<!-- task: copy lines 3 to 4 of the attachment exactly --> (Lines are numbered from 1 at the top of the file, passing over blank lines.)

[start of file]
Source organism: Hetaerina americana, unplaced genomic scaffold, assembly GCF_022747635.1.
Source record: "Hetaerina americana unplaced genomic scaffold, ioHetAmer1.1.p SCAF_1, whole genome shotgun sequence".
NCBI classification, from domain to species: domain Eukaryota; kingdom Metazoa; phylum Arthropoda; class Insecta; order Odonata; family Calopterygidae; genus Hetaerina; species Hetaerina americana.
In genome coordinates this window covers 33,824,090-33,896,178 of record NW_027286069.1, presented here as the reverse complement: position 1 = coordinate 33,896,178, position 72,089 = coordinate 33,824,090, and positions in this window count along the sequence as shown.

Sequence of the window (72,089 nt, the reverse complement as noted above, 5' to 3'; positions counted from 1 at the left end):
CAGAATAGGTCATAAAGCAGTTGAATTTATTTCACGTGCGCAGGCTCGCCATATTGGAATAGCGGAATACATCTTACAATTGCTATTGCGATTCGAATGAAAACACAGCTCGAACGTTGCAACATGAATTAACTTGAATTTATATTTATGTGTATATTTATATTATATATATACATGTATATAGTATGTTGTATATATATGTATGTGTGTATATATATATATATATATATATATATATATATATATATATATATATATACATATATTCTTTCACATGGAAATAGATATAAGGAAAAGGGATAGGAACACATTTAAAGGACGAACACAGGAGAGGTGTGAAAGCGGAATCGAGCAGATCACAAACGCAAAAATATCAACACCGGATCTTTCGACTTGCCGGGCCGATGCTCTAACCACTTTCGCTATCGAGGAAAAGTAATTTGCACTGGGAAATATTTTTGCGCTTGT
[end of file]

NCBI classification, from domain to species: domain Eukaryota; kingdom Metazoa; phylum Arthropoda; class Insecta; order Odonata; family Calopterygidae; genus Hetaerina; species Hetaerina americana.
In genome coordinates this window covers 33,824,090-33,896,178 of record NW_027286069.1, presented here as the reverse complement: position 1 = coordinate 33,896,178, position 72,089 = coordinate 33,824,090, and positions in this window count along the sequence as shown.